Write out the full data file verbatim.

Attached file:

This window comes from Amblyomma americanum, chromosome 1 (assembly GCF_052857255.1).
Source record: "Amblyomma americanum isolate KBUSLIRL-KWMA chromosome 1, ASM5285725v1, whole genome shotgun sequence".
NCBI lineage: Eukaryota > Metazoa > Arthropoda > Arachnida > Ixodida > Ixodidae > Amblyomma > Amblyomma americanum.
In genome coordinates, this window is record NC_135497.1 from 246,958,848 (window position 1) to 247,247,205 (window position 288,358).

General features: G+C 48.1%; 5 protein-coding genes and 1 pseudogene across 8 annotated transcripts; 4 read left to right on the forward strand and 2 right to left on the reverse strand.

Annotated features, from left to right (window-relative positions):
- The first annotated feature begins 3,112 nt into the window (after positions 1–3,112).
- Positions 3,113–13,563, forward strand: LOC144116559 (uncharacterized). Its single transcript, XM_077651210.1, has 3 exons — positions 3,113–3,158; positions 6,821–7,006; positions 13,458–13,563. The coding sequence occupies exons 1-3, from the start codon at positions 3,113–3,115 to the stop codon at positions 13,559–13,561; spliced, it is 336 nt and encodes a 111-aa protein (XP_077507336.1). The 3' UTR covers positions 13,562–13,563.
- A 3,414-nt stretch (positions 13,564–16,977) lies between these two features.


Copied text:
This window comes from Amblyomma americanum, chromosome 1 (assembly GCF_052857255.1).
Source record: "Amblyomma americanum isolate KBUSLIRL-KWMA chromosome 1, ASM5285725v1, whole genome shotgun sequence".
NCBI lineage: Eukaryota > Metazoa > Arthropoda > Arachnida > Ixodida > Ixodidae > Amblyomma > Amblyomma americanum.
In genome coordinates, this window is record NC_135497.1 from 246,958,848 (window position 1) to 247,247,205 (window position 288,358).

General features: G+C 48.1%; 5 protein-coding genes and 1 pseudogene across 8 annotated transcripts; 4 read left to right on the forward strand and 2 right to left on the reverse strand.

Annotated features, from left to right (window-relative positions):
- The first annotated feature begins 3,112 nt into the window (after positions 1–3,112).
- Positions 3,113–13,563, forward strand: LOC144116559 (uncharacterized). Its single transcript, XM_077651210.1, has 3 exons — positions 3,113–3,158; positions 6,821–7,006; positions 13,458–13,563. The coding sequence occupies exons 1-3, from the start codon at positions 3,113–3,115 to the stop codon at positions 13,559–13,561; spliced, it is 336 nt and encodes a 111-aa protein (XP_077507336.1). The 3' UTR covers positions 13,562–13,563.
- A 3,414-nt stretch (positions 13,564–16,977) lies between these two features.